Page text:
Review: f-stop Loka UL – backpack for the active shooter

f-stop Loka UL on the Gryta mountain

It’s been about a month since I picked up an f-stop Loka UL backpack. This is a 37L, weather-resistant, backpack that only weighs 1.2 kg. For reasons of availability, and the obvious bargain of getting a barley used backpack for half the price, I picked it up second hand. I’m probably not the only one with a keen interest in camera bags of different kinds; for some strange reason, it’s difficult to find the perfect one and it’s certainly difficult to limit yourself to only one – especially if you enjoy different kinds of photography and need to bring with you some extra gear (lenses, filters, batteries, tripod etc…). I have the following specimens on my conscience:

  • Lowepro Toploader 65AW (sold)
  • Think Tank Retrospective 10 (sold)
  • Lowepro Versapack 200AW (sold)
  • ONA The Bowery
  • ONA The Brixton
  • f-stop Luka UL

In addition to these I have had (and have) numerous regular backpacks for hiking that I also place my camera gear into when the need arises.

f-stop Loka UL in the forrest
f-stop Loka UL in the forest

The two main reasons for getting the Loka UL are: Going on hikes and transportation. By the latter I mean having a safe place to store a good amount of gear when travelling to a new place, either by train, plane or automobile. After reading and watching all available reviews, I settled on the Loka UL due to its size, capabilities and looks (it never hurts when my wife approves the look of a new piece of gear).

What sets the f-stop camera bags apart is that instead of a fixed camera compartment, which is usually either too big or too small, they have a concept called Internal Camera Unit (ICU). The benefit of this approach is that you pick the ICU based on how much gear you need to carry – and you pick your backpack based on how much other stuff you want to bring, which usually depends on how long your planning to stay out (f-stop has backpacks from 25L to 80L). The drawback is that it adds additional cost.

Specification highlights
  • 37 Liters
  • 1.2 kg
  • $199 for the backpack + $65 for the Small Shallow ICU (2449NOK in Norway from
  • Large main compartment
  • Small compartment in the lid
  • Internal room and outlet for a camelback or similar.
  • Two mesh side pockets

With its 37L, the Loka UL is primarily a backpack for day hikes. Depending on the size of your ICU you should be able to bring with you the food and extra clothing needed for a day in the mountain. And if you are not tenting, but hiking between cabins, it may even last you several days.

Being a Fuji-X shooter, I opted for the “Small Shallow ICU”. To my surprise, I was able to put the following kit into it:

  • Fuji X-T1 w/ XF55-200 3.5-4.8
  • Fuji X-Pro 1 w/XF35 1.4
  • XF14mm 2.8
  • XF23mm 1.4
  • XF56mm 1.2

Since this ICU is so small, I have 2/3 of the backpack available for other essentials. On one trip I brought extra clothing, sunblock, a small camping stove, gas, coffee pot, coffee, food, a rain coat, 2 liters of water, extra batteries, an Ipad Air and a Joby Gorillapod.

f-stop Loka UL ready for a day-hike.
f-stop Loka UL ready for a day-hike.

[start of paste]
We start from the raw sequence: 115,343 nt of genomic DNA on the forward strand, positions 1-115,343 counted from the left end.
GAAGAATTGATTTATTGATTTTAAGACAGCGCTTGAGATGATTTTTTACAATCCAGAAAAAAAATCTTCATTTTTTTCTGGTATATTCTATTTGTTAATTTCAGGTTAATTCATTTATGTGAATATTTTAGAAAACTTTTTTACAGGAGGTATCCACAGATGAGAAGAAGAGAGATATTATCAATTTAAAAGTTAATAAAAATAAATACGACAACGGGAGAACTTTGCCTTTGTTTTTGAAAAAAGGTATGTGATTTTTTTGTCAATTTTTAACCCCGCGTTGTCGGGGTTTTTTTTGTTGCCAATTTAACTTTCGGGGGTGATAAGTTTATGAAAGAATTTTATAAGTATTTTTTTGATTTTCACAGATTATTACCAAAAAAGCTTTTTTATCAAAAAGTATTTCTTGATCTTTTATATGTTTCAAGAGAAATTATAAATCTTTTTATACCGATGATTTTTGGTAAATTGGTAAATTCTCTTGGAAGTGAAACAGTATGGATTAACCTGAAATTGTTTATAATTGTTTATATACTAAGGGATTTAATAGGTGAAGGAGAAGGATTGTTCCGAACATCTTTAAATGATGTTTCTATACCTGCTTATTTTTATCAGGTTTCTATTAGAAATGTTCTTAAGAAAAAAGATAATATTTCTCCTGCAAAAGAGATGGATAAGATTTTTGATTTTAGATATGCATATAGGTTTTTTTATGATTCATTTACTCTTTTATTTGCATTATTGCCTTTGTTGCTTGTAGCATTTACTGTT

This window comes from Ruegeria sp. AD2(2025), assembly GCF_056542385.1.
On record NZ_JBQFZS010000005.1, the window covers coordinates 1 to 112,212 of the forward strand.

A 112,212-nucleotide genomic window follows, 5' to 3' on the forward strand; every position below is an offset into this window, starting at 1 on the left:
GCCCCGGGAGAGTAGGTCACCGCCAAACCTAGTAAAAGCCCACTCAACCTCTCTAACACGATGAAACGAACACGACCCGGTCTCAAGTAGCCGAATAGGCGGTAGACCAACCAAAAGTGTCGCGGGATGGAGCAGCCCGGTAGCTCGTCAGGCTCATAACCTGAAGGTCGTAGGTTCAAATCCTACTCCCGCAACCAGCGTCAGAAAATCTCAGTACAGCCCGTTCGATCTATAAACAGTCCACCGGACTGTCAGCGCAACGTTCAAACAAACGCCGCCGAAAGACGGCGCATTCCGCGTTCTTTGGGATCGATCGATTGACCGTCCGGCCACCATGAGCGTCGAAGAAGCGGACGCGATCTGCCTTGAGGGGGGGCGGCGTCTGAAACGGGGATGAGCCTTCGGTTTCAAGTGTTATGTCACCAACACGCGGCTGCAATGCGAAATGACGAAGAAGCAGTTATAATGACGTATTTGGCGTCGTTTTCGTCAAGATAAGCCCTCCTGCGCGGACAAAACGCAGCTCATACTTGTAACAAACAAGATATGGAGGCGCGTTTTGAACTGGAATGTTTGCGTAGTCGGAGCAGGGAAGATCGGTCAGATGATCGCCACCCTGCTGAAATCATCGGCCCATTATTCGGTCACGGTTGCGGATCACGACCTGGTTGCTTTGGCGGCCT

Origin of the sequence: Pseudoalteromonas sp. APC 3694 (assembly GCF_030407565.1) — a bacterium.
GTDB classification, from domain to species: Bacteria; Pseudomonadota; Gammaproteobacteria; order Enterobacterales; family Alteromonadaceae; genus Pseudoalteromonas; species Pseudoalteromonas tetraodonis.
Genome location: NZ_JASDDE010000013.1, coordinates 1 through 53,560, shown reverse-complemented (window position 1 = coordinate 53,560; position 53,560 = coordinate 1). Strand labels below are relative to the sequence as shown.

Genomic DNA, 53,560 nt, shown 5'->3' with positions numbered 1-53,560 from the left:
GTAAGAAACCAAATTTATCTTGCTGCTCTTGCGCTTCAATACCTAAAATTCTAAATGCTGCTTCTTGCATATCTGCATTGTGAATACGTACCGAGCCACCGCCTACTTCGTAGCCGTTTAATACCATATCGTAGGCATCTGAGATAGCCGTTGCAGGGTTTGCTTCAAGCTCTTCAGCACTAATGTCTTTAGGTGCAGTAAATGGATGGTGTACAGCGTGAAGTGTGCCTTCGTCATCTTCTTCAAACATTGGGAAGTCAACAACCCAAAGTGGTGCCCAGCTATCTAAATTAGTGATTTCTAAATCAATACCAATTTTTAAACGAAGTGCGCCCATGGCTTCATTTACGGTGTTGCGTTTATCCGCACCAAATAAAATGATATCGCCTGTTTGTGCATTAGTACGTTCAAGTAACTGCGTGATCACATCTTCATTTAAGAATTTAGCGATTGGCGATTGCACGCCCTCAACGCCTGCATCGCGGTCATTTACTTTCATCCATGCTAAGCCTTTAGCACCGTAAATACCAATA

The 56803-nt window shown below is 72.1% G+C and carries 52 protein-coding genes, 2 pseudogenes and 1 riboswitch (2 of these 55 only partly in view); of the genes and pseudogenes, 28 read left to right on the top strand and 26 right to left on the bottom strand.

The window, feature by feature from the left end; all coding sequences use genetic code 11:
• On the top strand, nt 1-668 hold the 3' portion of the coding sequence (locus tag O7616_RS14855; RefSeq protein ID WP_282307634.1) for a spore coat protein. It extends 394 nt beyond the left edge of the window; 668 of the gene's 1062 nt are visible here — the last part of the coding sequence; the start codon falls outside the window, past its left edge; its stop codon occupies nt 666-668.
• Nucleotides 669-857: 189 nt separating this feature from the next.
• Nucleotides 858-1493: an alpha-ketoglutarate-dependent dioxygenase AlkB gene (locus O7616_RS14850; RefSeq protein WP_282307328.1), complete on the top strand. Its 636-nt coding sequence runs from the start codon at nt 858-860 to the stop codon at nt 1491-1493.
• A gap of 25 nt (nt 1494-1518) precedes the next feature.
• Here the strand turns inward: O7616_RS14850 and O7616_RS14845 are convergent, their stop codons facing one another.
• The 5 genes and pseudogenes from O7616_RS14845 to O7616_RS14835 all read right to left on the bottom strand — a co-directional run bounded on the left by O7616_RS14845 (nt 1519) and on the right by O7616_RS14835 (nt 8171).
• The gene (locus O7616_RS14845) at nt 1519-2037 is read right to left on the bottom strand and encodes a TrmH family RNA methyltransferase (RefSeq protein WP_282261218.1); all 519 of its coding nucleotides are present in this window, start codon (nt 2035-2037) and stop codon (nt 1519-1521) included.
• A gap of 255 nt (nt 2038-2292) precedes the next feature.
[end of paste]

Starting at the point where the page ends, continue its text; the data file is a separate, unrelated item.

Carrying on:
f-stop loka ul in use

So far I have used the Loka UL on two forest hikes, two mountain hikes, two city hikes and two bike rides. With its suspension system and sturdy hip-belt, it is comfortable to carry, even when walking uphill for an extended period of time. The bag can fit both the camera gear and whatever else I need for a day in the forest or on a mountain.

Helge and the Loka UL
The cheesy, but mandatory, “product in use”-picture

To allow for easy access to the camera gear, you open up the “back”-portion of the backpack. This doesn’t allow for quick retrival of gear, but I still find that I prefer this over other systems. If I’m in “photography-mode” I like to carry the camera around my shoulder or in my hand anyway. And when I put away the gear, I know that it’s safely tucked away and leaning against my back – which will make it impossible to steal unless someone grabs the entire pack.

The Luka UL is made of a sturdy, weather resistant material. I haven’t “rough-tested” it yet, but it seems solid. The first thing I did though, was to get a proper rain cover for it. f-stop sells their own, but since they can be a bit hard to get hold of, any cover for a 40L backpack will fit nicely (I got one from Bergans).

There aren’t many negative aspects to this backpack. So far I’ve found only two: It can be a bit difficult to properly adjust the shoulder straps, which has the effect that there is a slight drag to one side or the other. The other is that if I have a lot of heavy stuff on top of the ICU, and I remove a lens or camera, the ICU becomes a bit “squashed”. The latter can easily be remedied by putting something else in the empty hole, the former by a bit of practice.


I’m really happy with the Loka UL! It can hold all my gear, which is great for transportation, and it is very comfortable and “roomy” when out and about. For anyone looking for a lightweight and sturdy camera bag, this is great option.

It does come at a price, though, so part of the reason why I’m so thrilled is that I got it for nearly half retail. Would I have bought it at the full price? YES. For me, the removable ICU, the low weight, the design and the general sturdiness makes it worth it compared to competing alternatives.


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